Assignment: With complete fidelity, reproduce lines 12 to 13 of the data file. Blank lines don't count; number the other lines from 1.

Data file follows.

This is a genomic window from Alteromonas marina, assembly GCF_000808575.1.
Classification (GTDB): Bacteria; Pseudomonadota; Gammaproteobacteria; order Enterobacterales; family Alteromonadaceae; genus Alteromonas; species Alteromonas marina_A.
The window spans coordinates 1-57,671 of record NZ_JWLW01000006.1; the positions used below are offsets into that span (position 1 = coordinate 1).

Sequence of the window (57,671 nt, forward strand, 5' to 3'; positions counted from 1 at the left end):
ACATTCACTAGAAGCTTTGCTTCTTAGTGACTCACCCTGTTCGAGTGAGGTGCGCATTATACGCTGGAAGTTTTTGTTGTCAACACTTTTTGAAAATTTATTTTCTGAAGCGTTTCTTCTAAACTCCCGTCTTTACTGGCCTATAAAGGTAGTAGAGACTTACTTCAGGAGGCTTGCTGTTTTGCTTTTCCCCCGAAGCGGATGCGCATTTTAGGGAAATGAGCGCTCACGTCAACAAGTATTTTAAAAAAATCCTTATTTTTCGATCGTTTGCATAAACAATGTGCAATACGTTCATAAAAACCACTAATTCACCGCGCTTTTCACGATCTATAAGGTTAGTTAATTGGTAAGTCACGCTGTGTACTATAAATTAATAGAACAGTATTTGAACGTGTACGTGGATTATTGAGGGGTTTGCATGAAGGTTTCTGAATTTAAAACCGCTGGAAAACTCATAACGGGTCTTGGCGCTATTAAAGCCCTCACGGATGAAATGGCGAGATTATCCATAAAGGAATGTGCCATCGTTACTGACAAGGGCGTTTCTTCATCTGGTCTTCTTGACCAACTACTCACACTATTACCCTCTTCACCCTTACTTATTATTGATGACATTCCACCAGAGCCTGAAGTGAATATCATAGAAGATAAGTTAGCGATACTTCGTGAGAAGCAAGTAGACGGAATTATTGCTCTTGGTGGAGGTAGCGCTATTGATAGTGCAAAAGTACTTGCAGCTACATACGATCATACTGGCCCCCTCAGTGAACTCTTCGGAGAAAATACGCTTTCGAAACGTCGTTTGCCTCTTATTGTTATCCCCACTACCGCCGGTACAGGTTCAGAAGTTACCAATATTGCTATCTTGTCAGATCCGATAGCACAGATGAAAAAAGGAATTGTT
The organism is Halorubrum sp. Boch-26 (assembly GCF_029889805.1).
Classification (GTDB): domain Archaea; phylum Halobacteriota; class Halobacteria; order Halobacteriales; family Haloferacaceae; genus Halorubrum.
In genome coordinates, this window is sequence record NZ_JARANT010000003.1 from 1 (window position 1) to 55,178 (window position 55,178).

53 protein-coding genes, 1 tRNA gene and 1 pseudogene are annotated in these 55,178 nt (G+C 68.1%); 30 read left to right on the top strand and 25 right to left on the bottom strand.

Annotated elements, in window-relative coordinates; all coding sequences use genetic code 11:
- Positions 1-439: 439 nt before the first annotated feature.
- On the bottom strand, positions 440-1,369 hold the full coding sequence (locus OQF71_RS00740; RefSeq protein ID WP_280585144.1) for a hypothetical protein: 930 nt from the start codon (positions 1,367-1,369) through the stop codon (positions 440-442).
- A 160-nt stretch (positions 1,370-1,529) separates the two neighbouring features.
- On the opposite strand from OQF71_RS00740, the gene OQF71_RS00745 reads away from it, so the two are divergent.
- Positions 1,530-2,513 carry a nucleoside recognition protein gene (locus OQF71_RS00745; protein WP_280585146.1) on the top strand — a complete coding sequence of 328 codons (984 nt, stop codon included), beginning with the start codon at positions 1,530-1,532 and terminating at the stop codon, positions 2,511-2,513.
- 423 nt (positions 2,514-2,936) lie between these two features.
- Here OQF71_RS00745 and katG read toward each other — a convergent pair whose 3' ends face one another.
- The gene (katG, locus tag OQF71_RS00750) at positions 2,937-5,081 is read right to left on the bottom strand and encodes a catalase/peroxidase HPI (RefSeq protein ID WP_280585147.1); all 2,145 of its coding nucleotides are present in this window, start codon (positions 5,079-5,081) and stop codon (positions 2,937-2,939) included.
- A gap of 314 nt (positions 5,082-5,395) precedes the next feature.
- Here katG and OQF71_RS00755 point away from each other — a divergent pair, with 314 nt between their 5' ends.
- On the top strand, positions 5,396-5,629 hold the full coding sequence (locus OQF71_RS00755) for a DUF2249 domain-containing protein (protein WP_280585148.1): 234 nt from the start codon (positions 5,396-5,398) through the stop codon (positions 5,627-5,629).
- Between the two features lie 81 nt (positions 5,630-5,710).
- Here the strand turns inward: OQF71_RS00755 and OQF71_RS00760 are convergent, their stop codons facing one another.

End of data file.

- On the bottom strand, positions 440-1,369 hold the full coding sequence (locus OQF71_RS00740; RefSeq protein ID WP_280585144.1) for a hypothetical protein: 930 nt from the start codon (positions 1,367-1,369) through the stop codon (positions 440-442).
- A 160-nt stretch (positions 1,370-1,529) separates the two neighbouring features.